9 November 2020
By Chris Dodd
Chris Dodd remembers Stuart ‘Sam’ Mackenzie.
Standing out among the many achievements of Stuart ‘Sam’ Mackenzie, who has died aged 83, is winning Henley’s Diamond Sculls for six consecutive years. As news of the Aussie’s final passage to the Great Enclosure in the Sky spread, tributes flooded in from round the world.
The journalist Phil Mangelsdorf says: ‘He was my sculling idol, sports hero and inspiration when I started single sculling in 1966.’
John Boultbee, Henley Steward, summarises one aspect of Sam’s character: ‘Of course we Australians were very proud of his legendary ratbag/rascal/larrikin status in the UK, even though he drove Australian and Olympic rowing officials to distraction just as he did the Henley Stewards.’
Stuart Alexander Mackenzie burst on to the sculling scene as a 17-year-old just out of The King’s School, Parramatta. He rowed for New South Wales in the Interstate eight-oared championship in 1955 and decided to challenge the Olympic champion Merv Wood for Australia’s sculling seat at the 1956 Melbourne Olympics. Mackenzie was a superb all-round athlete, 6 ft. 4 inches tall and 14 stone, single minded and dubbed Sam the Unquiet by Harry Gordon in his 1961 book Young Men in a Hurry. Gordon’s take on Sam was a strange mixture – boastful, extrovert, infuriating at times and thoroughly likeable at others, often saying and doing wrong and boasting big, but ‘his boasts are authentic’.
Mackenzie beat 39-year-old Wood easily and gave the ageing hero a perfunctory handshake as he qualified for the Olympic slot. On the lake at Ballarat, he came second to the Russian Vyacheslav Ivanov after, he claimed, being led astray by the marker buoys at the end of the course. He may have missed the gold medal, but the son of a poultry farmer who was an expert chicken-sexer emerged as the latest in an honourable line of world-class Australian scullers before he was out of his teens.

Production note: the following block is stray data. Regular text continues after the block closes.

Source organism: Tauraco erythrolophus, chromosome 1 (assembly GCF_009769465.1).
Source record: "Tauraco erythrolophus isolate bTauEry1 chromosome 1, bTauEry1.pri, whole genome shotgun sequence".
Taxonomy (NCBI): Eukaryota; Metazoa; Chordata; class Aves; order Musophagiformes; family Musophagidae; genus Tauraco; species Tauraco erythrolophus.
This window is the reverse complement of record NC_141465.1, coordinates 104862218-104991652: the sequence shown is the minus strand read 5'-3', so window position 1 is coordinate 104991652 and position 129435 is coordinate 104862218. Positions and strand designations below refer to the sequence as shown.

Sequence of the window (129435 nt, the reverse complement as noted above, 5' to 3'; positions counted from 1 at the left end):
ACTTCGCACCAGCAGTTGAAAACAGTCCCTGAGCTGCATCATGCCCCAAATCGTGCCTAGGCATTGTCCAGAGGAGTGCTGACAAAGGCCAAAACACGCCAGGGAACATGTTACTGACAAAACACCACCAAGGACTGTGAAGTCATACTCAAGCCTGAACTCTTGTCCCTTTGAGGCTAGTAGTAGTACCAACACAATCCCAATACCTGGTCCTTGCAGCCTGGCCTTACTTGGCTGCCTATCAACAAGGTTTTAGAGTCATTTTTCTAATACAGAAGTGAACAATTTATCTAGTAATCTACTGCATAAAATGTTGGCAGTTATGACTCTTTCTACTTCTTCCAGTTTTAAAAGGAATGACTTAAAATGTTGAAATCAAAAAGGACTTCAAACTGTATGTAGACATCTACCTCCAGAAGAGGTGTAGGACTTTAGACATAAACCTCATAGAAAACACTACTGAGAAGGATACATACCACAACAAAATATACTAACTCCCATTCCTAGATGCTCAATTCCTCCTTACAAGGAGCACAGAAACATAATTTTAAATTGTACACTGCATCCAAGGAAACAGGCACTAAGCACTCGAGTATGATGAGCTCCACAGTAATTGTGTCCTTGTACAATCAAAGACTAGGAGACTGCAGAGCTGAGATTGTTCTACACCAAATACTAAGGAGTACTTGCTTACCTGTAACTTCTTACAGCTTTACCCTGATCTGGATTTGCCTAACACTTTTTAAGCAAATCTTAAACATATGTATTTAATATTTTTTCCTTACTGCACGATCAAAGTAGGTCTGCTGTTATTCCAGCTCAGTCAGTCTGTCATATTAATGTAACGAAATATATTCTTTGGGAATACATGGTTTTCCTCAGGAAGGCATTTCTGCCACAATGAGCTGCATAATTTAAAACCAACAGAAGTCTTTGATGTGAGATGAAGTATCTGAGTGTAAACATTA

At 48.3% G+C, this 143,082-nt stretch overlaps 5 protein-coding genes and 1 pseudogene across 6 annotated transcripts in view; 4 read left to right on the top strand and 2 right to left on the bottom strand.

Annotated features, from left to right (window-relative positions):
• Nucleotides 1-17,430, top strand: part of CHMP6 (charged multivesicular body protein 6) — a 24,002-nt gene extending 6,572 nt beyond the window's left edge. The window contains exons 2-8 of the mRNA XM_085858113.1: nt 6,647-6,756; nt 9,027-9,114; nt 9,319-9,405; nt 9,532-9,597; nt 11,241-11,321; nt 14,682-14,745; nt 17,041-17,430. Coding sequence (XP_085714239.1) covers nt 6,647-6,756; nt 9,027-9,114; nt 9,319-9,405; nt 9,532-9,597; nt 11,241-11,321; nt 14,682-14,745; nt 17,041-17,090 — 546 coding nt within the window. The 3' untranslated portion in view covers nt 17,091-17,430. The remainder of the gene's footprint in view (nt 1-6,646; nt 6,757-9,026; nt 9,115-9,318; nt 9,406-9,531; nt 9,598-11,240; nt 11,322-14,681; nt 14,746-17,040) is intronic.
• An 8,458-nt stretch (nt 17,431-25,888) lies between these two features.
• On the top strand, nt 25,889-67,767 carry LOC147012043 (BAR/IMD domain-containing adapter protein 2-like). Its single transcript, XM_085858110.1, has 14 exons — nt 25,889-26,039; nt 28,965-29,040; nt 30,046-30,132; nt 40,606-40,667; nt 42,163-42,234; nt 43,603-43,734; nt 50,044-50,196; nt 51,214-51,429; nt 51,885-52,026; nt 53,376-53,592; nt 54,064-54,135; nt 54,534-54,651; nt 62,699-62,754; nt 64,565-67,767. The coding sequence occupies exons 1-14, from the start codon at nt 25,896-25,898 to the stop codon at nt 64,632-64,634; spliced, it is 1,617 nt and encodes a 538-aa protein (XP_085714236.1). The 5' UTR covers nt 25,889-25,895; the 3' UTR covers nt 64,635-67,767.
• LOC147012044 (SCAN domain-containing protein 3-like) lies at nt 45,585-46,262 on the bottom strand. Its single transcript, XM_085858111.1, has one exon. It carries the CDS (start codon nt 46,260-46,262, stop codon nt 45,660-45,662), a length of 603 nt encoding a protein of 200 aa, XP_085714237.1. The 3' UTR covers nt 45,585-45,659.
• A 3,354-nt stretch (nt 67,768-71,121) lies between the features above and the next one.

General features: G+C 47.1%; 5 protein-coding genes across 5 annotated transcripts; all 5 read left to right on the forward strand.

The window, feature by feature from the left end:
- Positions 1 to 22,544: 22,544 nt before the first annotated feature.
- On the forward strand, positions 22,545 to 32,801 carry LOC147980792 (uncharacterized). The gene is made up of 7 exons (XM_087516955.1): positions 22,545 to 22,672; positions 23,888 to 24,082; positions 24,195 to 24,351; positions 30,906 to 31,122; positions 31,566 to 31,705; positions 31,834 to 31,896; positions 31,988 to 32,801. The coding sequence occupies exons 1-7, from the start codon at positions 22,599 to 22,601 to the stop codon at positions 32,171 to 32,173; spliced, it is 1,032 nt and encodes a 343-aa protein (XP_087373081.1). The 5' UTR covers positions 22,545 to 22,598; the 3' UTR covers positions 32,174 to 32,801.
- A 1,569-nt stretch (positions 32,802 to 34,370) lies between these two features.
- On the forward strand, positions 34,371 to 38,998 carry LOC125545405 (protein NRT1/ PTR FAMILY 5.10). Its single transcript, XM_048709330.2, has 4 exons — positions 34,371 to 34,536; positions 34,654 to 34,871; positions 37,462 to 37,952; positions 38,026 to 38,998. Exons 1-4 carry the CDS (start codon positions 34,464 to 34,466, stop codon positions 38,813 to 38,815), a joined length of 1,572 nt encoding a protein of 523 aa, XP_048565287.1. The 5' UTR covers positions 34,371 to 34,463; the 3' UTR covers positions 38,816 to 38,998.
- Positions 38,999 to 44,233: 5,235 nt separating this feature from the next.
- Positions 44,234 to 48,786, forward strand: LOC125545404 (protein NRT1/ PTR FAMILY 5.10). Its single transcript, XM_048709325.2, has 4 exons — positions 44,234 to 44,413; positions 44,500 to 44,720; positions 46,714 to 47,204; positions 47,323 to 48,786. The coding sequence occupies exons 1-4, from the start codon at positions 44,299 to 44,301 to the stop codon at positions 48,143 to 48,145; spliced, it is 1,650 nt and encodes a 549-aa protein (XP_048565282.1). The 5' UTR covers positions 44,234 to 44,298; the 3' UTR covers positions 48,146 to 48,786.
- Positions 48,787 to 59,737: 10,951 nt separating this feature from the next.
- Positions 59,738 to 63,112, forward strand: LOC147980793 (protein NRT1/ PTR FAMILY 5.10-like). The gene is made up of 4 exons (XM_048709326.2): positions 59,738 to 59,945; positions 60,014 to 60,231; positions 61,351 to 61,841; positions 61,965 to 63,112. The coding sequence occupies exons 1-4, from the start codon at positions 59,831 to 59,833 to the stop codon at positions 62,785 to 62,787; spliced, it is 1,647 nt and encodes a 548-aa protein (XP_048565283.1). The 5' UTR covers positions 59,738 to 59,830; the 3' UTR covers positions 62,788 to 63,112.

The new boy on the circuit who at one time or another was associated with Leichhardt, Sydney and Mosman rowing clubs, decided to exchange Sydney and the family farm near the Blue Mountains for England. ‘All I need is some real competition, and I won’t get it here,’ he said. He could support himself by sexing the chickens of Berks and Bucks. His answer to the question ‘how do you sex chickens?’ was ‘Pick‘em up and rattle ‘em’, a technique that he was to use on his sculling competitors.
His 1957 season was capped by winning the Diamonds at Henley, and he went on to win for the next five years in some phenomenal and controversial races that echoed the gamesmanship of 19-century professionals. His Henley triumphs also included the Double Sculls in 1959 and the Silver Goblets in 1963, both with Chris Davidge.
He disregarded dress convention, washed his opponents down, played cat and mouse on the two-lane match course, and was hugely popular among the rowing community, including the large tut-tut legions. And he always beat Olympic champion Ivanov at Henley, but often lost to him on 2000-metre multi-lane courses, including the first world championships in 1962 at Bled, where Mackenzie won a silver for Britain having refused to return home for the British Empire and Commonwealth Games in Perth. Sam did, however, win the European sculling title in 1957 and 1958. He was set to challenge Ivanov again at the 1960 Rome Olympics but withdrew ill after arriving in Rome. His achievement there was ducking to drive his topless sports car under the barrier to the stadium car park, much to the shock of the security guard.
From my perspective, Sam divided his life between going to ground and making sudden appearances when least expected. I first saw him doing his stuff at Henley in the 1950s when, as a schoolboy oarsman with a day off before sitting ‘A’ levels, I hitchhiked to the regatta.
In the 1970s, I collected stories about his exploits while researching Henley Royal Regatta. When I followed that with a history of the Boat Race, I uncovered the reason for his short reign as an Oxford coach in 1965. Briefly, Sam wrote to the wealthy father of Jim Rogers, an American coxing Isis, suggesting that if his bank account should receive a considerable sum, Sam would ensure that Jim would be promoted to the Blue Boat. Rogers Sr, who knew nothing about rowing, coxing or Oxford, forwarded the letter to Rogers Jr. Arraigned before the President of OUBC, Sam agreed to resign ‘for family reasons’, but a week later alleged to the Daily Express that he had been sacked by toffs.